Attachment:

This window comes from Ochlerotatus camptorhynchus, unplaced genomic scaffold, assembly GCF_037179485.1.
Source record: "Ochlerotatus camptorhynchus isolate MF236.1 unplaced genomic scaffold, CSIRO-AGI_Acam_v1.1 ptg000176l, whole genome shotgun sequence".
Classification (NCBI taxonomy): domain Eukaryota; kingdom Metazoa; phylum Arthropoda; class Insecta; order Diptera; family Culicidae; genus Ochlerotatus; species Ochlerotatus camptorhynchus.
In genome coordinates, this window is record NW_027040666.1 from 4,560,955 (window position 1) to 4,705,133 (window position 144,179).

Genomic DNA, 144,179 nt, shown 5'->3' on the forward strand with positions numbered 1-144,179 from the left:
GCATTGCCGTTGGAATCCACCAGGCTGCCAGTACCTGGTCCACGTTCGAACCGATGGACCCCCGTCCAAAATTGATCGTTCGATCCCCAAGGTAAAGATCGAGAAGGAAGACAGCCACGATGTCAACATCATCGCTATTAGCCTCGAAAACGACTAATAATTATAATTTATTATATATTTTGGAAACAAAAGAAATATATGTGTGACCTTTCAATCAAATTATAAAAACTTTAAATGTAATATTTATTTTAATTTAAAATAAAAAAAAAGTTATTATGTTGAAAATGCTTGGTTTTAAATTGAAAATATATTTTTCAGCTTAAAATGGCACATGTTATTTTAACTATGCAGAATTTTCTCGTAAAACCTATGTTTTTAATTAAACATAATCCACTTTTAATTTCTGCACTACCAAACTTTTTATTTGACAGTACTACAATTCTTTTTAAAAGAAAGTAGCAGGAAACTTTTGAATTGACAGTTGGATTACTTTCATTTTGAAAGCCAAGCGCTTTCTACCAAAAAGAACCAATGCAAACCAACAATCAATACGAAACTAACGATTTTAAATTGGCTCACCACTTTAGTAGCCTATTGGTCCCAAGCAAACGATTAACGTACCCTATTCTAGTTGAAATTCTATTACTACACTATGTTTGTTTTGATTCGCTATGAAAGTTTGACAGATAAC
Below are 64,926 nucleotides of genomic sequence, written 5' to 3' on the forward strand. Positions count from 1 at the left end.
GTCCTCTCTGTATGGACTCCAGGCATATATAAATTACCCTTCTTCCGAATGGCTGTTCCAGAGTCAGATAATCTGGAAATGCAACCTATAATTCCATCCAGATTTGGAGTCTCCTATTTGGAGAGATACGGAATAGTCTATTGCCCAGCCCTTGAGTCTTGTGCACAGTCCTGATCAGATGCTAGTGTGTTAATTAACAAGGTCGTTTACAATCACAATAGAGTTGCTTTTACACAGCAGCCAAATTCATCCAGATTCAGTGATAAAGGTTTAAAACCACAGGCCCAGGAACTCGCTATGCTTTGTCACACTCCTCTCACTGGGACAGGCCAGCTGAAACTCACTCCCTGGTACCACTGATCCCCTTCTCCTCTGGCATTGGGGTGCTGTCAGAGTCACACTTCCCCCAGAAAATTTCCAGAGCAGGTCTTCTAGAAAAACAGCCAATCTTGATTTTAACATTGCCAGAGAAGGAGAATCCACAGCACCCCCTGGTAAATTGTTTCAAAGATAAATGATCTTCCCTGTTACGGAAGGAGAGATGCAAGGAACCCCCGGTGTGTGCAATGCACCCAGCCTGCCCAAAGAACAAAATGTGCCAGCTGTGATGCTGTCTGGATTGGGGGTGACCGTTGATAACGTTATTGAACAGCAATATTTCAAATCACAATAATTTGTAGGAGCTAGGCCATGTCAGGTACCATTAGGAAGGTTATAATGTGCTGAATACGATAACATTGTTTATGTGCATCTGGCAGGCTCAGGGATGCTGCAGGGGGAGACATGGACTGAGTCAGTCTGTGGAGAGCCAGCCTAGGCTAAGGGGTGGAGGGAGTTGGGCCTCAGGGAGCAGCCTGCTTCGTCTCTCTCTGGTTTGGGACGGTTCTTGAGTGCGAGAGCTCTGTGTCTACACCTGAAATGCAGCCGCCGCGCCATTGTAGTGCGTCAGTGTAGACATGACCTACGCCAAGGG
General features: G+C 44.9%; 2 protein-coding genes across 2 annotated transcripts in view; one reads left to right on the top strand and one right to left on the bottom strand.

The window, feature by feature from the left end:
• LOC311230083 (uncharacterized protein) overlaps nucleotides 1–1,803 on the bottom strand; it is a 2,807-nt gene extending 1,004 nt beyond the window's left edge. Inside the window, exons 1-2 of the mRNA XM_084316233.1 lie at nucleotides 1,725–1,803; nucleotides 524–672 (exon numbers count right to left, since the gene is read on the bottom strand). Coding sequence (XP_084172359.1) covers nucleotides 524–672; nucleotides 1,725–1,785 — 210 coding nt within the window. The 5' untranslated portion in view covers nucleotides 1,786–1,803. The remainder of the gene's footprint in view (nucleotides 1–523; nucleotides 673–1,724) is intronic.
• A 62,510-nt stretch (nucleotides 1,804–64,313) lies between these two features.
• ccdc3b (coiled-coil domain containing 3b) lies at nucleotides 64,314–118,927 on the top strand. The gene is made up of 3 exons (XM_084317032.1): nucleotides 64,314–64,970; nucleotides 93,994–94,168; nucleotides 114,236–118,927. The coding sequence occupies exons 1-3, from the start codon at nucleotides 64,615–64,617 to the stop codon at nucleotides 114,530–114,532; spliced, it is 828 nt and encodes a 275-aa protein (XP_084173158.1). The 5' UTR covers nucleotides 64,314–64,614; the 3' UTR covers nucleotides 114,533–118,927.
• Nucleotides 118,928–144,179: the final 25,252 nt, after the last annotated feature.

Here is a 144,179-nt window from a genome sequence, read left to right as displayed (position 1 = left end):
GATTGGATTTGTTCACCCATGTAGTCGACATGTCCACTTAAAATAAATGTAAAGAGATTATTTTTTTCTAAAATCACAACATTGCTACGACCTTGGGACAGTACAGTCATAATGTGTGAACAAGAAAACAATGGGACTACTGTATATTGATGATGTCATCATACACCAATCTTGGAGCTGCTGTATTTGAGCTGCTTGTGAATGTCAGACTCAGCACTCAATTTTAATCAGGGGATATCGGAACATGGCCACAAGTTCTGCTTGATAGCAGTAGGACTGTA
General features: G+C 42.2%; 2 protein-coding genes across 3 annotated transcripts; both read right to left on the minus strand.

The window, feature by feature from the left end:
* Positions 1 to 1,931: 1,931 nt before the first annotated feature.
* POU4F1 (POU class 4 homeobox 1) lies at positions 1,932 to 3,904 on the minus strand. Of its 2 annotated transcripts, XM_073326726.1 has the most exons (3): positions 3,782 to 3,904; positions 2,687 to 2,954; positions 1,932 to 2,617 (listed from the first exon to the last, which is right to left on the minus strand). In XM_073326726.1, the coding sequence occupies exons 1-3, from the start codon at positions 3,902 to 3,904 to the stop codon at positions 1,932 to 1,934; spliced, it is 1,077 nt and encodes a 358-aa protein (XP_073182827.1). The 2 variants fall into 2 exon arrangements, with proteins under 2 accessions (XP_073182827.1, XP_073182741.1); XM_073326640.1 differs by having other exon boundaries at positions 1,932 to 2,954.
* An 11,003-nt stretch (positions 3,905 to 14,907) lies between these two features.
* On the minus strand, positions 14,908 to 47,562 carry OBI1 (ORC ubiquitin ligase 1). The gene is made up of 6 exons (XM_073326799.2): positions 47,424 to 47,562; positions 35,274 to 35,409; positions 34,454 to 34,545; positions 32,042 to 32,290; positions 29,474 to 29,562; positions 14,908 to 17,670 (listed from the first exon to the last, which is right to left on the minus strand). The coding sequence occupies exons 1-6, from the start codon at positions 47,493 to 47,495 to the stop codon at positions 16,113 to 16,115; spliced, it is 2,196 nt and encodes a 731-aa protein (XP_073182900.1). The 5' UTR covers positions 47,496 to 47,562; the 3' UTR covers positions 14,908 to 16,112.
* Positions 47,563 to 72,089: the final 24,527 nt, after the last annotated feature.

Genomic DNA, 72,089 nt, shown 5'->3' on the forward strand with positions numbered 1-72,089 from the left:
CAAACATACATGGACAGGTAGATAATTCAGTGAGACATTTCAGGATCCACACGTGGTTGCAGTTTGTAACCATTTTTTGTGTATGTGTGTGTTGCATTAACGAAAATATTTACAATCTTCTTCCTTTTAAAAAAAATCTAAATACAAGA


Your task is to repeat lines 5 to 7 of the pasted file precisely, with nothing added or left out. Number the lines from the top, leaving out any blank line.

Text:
Genomic DNA, 144,179 nt, shown 5'->3' on the forward strand with positions numbered 1-144,179 from the left:
GCATTGCCGTTGGAATCCACCAGGCTGCCAGTACCTGGTCCACGTTCGAACCGATGGACCCCCGTCCAAAATTGATCGTTCGATCCCCAAGGTAAAGATCGAGAAGGAAGACAGCCACGATGTCAACATCATCGCTATTAGCCTCGAAAACGACTAATAATTATAATTTATTATATATTTTGGAAACAAAAGAAATATATGTGTGACCTTTCAATCAAATTATAAAAACTTTAAATGTAATATTTATTTTAATTTAAAATAAAAAAAAAGTTATTATGTTGAAAATGCTTGGTTTTAAATTGAAAATATATTTTTCAGCTTAAAATGGCACATGTTATTTTAACTATGCAGAATTTTCTCGTAAAACCTATGTTTTTAATTAAACATAATCCACTTTTAATTTCTGCACTACCAAACTTTTTATTTGACAGTACTACAATTCTTTTTAAAAGAAAGTAGCAGGAAACTTTTGAATTGACAGTTGGATTACTTTCATTTTGAAAGCCAAGCGCTTTCTACCAAAAAGAACCAATGCAAACCAACAATCAATACGAAACTAACGATTTTAAATTGGCTCACCACTTTAGTAGCCTATTGGTCCCAAGCAAACGATTAACGTACCCTATTCTAGTTGAAATTCTATTACTACACTATGTTTGTTTTGATTCGCTATGAAAGTTTGACAGATAAC
Below are 64,926 nucleotides of genomic sequence, written 5' to 3' on the forward strand. Positions count from 1 at the left end.